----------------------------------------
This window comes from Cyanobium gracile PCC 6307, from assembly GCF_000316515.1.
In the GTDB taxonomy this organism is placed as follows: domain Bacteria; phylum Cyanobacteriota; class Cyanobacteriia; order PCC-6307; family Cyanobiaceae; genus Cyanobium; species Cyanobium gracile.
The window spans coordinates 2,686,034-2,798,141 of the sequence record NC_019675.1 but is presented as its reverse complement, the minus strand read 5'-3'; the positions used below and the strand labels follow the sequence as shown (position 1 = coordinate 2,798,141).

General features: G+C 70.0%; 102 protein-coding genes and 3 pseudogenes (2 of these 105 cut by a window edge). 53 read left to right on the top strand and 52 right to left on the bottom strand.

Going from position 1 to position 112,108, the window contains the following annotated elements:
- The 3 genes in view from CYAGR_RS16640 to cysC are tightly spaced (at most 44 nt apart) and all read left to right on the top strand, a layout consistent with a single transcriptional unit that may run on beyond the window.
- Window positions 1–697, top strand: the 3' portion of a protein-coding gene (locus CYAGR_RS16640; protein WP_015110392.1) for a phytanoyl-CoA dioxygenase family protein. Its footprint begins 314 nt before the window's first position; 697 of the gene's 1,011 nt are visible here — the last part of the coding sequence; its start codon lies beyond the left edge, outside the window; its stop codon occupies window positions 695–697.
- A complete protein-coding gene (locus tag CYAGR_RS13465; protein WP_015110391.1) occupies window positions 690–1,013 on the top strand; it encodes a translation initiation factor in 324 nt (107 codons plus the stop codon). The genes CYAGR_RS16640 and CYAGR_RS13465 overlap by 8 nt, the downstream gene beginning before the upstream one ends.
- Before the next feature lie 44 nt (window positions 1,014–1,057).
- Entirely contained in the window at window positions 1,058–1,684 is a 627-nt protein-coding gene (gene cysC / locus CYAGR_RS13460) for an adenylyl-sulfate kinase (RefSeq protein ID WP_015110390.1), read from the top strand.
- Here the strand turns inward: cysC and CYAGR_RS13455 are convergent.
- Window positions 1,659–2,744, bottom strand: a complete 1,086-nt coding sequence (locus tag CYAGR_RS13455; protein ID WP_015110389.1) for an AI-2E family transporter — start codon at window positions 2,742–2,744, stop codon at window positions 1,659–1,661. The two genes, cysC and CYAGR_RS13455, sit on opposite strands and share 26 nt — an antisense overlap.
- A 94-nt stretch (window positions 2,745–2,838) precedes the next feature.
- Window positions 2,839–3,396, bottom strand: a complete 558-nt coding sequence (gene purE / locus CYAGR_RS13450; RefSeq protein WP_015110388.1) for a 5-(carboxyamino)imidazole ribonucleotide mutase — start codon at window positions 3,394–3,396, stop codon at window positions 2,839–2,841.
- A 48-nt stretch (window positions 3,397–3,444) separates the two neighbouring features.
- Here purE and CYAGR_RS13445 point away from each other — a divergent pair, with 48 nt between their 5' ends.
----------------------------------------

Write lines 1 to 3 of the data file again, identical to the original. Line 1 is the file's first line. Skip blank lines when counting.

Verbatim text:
This window comes from Cyanobium gracile PCC 6307, from assembly GCF_000316515.1.
In the GTDB taxonomy this organism is placed as follows: domain Bacteria; phylum Cyanobacteriota; class Cyanobacteriia; order PCC-6307; family Cyanobiaceae; genus Cyanobium; species Cyanobium gracile.
The window spans coordinates 2,686,034-2,798,141 of the sequence record NC_019675.1 but is presented as its reverse complement, the minus strand read 5'-3'; the positions used below and the strand labels follow the sequence as shown (position 1 = coordinate 2,798,141).